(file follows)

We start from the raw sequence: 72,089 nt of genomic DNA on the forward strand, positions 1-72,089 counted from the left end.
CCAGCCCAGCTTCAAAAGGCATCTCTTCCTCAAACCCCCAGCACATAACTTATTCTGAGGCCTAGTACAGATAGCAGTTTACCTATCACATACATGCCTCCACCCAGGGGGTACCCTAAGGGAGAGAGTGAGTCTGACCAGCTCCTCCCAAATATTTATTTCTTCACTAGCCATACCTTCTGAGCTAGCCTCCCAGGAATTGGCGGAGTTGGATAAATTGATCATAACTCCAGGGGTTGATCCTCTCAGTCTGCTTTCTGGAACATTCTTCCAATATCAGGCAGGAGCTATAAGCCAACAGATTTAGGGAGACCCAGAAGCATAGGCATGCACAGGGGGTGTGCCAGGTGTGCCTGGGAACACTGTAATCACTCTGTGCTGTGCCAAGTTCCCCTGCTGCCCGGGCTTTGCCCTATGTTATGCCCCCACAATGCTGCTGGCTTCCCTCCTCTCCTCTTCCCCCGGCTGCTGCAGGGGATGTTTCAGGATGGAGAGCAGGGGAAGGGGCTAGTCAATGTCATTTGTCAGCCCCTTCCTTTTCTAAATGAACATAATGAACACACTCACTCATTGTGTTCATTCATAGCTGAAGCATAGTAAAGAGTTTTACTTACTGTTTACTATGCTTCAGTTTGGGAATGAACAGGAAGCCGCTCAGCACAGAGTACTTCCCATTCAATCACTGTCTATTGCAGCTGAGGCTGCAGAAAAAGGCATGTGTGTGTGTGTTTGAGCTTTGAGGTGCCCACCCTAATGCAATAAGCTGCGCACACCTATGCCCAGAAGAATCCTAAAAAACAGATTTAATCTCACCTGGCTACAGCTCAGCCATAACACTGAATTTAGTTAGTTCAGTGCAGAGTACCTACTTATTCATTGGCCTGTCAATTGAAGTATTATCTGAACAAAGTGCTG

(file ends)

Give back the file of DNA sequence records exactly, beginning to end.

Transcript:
We start from the raw sequence: 72,089 nt of genomic DNA on the forward strand, positions 1-72,089 counted from the left end.
CCAGCCCAGCTTCAAAAGGCATCTCTTCCTCAAACCCCCAGCACATAACTTATTCTGAGGCCTAGTACAGATAGCAGTTTACCTATCACATACATGCCTCCACCCAGGGGGTACCCTAAGGGAGAGAGTGAGTCTGACCAGCTCCTCCCAAATATTTATTTCTTCACTAGCCATACCTTCTGAGCTAGCCTCCCAGGAATTGGCGGAGTTGGATAAATTGATCATAACTCCAGGGGTTGATCCTCTCAGTCTGCTTTCTGGAACATTCTTCCAATATCAGGCAGGAGCTATAAGCCAACAGATTTAGGGAGACCCAGAAGCATAGGCATGCACAGGGGGTGTGCCAGGTGTGCCTGGGAACACTGTAATCACTCTGTGCTGTGCCAAGTTCCCCTGCTGCCCGGGCTTTGCCCTATGTTATGCCCCCACAATGCTGCTGGCTTCCCTCCTCTCCTCTTCCCCCGGCTGCTGCAGGGGATGTTTCAGGATGGAGAGCAGGGGAAGGGGCTAGTCAATGTCATTTGTCAGCCCCTTCCTTTTCTAAATGAACATAATGAACACACTCACTCATTGTGTTCATTCATAGCTGAAGCATAGTAAAGAGTTTTACTTACTGTTTACTATGCTTCAGTTTGGGAATGAACAGGAAGCCGCTCAGCACAGAGTACTTCCCATTCAATCACTGTCTATTGCAGCTGAGGCTGCAGAAAAAGGCATGTGTGTGTGTGTTTGAGCTTTGAGGTGCCCACCCTAATGCAATAAGCTGCGCACACCTATGCCCAGAAGAATCCTAAAAAACAGATTTAATCTCACCTGGCTACAGCTCAGCCATAACACTGAATTTAGTTAGTTCAGTGCAGAGTACCTACTTATTCATTGGCCTGTCAATTGAAGTATTATCTGAACAAAGTGCTG